Italian students staged demonstrations Friday in 90 cities to protest against ‘the sale of public schools and destruction of universities’ in action that coincided with a national teachers’ strike.
‘We are demonstrating to state our total opposition to the draft law 953 which would scrap students’ representatives in school boards and would enable private companies to enter our schools,’ said Roberto Campanelli, national coordinator of the Unione studenti, in a statement ahead of the protests.
Another measure opposed by students, said Luca Spadon, the national spokesperson of the activists’ ‘Link Coordinamento universitario’ is the ‘rise of fees for students who have not completed their university studies in time and lowering scholarships, dramatic measures which will not allow many to go to university’.
Demonstrations were set to place all day in all of Italy’s main squares ‘to highlight to the country the dramatic situation suffered by students who have been hit by the crisis in an unprecedented way and who want to change schools and universities in a democratic process’, said the statement of the students’ union.
Students marching in Turin carried a banner directed at the education minister that read ‘Profumo, king of sticks.’ They also threw carrots at the regional education office with two sacks were emptied in front of the the building and more carrots stuffed into the doors.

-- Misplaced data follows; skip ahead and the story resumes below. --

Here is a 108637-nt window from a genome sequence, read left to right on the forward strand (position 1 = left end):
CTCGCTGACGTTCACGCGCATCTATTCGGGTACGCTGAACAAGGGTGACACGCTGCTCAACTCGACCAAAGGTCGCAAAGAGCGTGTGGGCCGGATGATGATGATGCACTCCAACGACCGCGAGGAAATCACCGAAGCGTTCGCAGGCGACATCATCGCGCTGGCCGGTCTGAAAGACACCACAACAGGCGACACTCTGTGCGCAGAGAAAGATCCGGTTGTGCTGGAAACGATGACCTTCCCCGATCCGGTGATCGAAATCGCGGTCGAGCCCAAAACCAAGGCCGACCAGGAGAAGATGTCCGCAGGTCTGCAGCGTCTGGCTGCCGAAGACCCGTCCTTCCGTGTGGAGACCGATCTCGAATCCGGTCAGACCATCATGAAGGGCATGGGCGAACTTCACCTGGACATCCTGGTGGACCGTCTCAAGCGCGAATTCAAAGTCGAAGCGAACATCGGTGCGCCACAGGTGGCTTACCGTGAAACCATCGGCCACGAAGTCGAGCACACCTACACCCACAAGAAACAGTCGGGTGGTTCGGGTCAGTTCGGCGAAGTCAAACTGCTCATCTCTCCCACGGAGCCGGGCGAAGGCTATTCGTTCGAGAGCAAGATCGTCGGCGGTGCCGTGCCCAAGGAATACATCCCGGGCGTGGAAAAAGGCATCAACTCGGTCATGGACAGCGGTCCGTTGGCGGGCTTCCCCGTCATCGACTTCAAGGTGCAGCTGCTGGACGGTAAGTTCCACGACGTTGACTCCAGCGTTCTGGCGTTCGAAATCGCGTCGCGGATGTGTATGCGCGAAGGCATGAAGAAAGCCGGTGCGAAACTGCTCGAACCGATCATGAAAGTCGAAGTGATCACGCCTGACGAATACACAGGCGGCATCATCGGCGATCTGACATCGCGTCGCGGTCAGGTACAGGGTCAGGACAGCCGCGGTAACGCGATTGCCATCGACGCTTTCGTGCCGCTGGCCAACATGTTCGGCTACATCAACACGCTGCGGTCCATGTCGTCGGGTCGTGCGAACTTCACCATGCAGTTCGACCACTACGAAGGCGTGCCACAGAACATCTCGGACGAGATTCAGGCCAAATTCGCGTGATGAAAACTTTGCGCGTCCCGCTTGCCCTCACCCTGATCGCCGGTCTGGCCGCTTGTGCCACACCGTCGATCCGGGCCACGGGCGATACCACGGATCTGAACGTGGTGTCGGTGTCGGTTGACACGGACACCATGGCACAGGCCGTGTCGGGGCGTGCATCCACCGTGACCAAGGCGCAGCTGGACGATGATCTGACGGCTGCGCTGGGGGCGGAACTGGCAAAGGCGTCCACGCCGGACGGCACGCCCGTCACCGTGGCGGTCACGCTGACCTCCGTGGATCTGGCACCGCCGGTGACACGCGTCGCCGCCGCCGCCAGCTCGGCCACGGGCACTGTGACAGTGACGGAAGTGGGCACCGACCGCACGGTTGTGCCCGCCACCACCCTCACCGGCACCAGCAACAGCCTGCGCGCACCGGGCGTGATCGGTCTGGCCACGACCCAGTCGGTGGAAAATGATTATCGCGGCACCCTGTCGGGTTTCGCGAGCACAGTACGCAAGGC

‘Profumo told us that with students you had to use the carrot and the stick. Last time they used the stick against us,’ the student protestors, in reference to their brutal treatment at the hands of the police during mass nationwide demonstrations on October 5 that left 20 students injured. ‘Today we are responding with carrots.’
The government of unelected former Goldman Sachs advisor Mario Monti has just hacked another 200 million euros off the education budget.
Teachers, called out today by the CGIL union, are also protesting against proposals to increase teaching hours and want thousands of teaching staff on ‘precarious’ job contracts given permanent employment.
Although an extremely wealthy country, Italy has long neglected state education and successive rounds of spending cuts have added to the problems facing schools and universities. This includes the state of the buildings, with one recent study finding more than 20% of Italian schools were not safe.
€8 billion has been axed from education spending since 2008 with 120,000 teachers laid off, according to trade unions.
Higher education spending has been cut by a €1 billion over the past three years and overcrowding is a major problem at dozens of institutions: on average, the ratio at Italian universities is 19.5 students per teacher, compared to an average of 15.4 students per teacher for other EU member states.
The number of academic staff and researchers has decreased from 64,000 to 54,000, making Italy a laggard in the EU despite government claims that it wants Italy to become boost hi-tech and knowledge industries.
Photos of Friday’s student protests in Turin (La Repubblica) , Milan (La Repubblica) and in Palermo (Corriere)